Time magazine told us recently that the movie "Casablanca" had celebrated its 40th anniversary. It opened in New York in late 1942 and really never closed. At almost any time, any place, you can find "Casablanca" playing somewhere_if not in a theater or on television, then certainly over and over again in our heads.

Time, of course, recognized this and saluted the movie for becoming the American icon it is. Any movie that has stayed so incredibly popular (not just respected, like "Citizen Kane") for decades must say something about America itself. Just what that is, though, eludes Time. Allow me my crack.

In the first place, as Time points out, "Casablanca" is a triumph of casting. It is hard to see how a movie starring Humphrey Bogart, Ingrid Bergman, Paul Henreid and Claude Rains could fail. When you add to that a supporting cast of Peter Lorre, Sydney Greenstreet, and Dooley Wilson (Sam), the movie almost automatically becomes wonderful. And then, as Time also points out, the movie is largely about ideals. Everyone in "Casablanca" has enough to choke on. Rick, although outwardly committed to no person or no cause, is really a softie at heart. Not only does he rig the roulette wheel so that a young woman can buy her way out of the clutches of the prefect of police, but he turns out to be an American leftie--ran guns in the Spanish Civil War. His ultimate contribution to cinematic idealism, in fact, borders on the masochistic--giving up Ingrid Bergman, not to another man, but to the cause of anti-Fascism. A better man than me, that Rick.

In the idealism department, Rick is just slightly ahead of the others. Victor Lazlo, the only man to escape from a concentration camp in a Palm Beach suit, is a hero of the Resistance. All the waiters in Rick's attend secret meetings of the Underground. Even the loathsome and totally unscrupulous prefect of police finally decides to join Rick in the fight against the Axis. If there is anyone who comes up a trifle short in the idealism department, it is Ilsa, Rick's and Victor's love. She vacillates between Rick and her husband-cum-cause, choosing the latter only at Rick's insistence. It is, of course, interesting that a movie with all this political idealism should remain so popular even in times when political idealism was not. Wartime is one thing, but "Casablanca" kept its hold on audiences even during the turn-on-drop-out era when narcissism was elevated to a political movement.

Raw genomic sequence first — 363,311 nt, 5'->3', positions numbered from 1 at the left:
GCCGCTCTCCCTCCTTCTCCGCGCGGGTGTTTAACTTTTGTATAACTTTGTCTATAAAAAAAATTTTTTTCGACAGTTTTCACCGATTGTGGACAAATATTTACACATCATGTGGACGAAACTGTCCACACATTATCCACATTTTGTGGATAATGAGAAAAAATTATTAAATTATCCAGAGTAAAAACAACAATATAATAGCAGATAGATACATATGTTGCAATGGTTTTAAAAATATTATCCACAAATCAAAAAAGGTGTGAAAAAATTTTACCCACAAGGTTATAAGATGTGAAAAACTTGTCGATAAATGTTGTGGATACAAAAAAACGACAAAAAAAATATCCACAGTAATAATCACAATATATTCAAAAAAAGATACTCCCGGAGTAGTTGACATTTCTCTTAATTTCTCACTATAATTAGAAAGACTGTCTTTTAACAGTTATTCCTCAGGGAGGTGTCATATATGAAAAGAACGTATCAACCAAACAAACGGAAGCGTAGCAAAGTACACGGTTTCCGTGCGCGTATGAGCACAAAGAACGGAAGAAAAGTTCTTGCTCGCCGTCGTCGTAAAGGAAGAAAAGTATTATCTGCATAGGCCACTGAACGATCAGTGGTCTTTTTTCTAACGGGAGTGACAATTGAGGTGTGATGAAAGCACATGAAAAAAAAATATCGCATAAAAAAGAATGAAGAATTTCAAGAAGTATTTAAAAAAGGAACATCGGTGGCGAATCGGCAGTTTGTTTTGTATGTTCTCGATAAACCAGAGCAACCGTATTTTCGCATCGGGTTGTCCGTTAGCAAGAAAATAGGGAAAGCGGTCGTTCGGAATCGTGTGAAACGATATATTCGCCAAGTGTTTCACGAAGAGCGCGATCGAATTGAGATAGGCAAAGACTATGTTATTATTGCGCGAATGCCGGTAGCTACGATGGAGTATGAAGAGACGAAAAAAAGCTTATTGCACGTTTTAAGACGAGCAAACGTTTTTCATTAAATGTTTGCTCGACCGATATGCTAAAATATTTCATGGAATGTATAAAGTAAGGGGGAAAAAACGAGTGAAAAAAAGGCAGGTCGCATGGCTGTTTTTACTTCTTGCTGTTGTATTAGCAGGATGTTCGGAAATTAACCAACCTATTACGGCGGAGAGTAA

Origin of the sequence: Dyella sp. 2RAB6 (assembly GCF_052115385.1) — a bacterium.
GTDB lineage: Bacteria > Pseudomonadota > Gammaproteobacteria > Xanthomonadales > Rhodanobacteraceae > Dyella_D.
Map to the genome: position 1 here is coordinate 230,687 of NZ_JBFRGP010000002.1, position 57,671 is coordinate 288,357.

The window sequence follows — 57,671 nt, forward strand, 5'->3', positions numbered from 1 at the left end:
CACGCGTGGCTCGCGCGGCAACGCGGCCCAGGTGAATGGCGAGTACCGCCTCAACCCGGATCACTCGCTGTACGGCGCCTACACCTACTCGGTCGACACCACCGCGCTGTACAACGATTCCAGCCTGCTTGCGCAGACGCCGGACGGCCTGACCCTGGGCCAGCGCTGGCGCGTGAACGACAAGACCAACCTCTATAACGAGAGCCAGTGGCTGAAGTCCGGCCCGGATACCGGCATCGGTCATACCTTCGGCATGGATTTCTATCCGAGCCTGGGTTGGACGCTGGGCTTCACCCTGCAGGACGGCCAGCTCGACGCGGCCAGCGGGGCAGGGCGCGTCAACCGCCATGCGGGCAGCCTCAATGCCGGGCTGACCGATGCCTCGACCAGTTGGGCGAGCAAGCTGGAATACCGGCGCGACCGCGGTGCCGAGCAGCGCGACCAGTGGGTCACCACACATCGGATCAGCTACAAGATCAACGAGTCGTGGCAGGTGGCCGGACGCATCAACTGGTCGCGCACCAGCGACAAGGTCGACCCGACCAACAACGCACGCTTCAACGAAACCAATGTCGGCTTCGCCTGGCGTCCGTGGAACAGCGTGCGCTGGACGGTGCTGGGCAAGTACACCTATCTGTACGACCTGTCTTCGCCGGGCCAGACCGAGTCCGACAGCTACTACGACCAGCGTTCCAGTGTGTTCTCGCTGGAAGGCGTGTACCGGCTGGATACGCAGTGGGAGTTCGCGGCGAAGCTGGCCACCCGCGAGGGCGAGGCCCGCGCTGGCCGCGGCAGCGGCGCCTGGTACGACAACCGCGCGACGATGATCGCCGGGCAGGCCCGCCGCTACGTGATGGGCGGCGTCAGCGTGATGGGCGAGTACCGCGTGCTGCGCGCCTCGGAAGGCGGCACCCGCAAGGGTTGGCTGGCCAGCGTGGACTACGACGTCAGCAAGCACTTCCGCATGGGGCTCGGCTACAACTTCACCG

The explanation for that probably lies in the movie's other attribute and the core of its appeal. It is really about a certain kind of love--the myth that there is for each and every one of us just one other person. This is different from love that comes and goes. It is different from a crush or a sexual attraction. This is the stuff of poems--true love.

In "Casablanca," Rick and Ilsa meet in Paris and fall in love. As all the world knows, Ilsa stands Rick up at the train station after she finds out her husband is not dead. But it would have been easier to bury her husband than her love for Rick. Not only does she stay in love with him, but he reciprocates. There is not the slightest hint that since Ilsa another woman ever made it to Rick's upstairs room. And when "of all the gin joints in . . . all the world" Ilsa happens to walk into Rick's, he's there not because he's just the proprietor, but because he has been waiting for her.

This is not love subject to analysis--Freudian or intellectual. It's the real McCoy. There is not the slightest reason to believe either Rick or Ilsa could ever replace the other, and what makes Rick's idealism so painful and yet so wonderful is our realization that neither one of them will ever love anyone else.

That explains the appeal of "Casablanca." The politics of it might come and go, but the one thing that endures is our basic belief in the myth that there is such a thing as true love and that it only happens once. It's silly, intellectually indefensible but, like the movie itself, oh so wonderful. Rick and Ilsa will "always have Paris." That's why we will always have "Casablanca."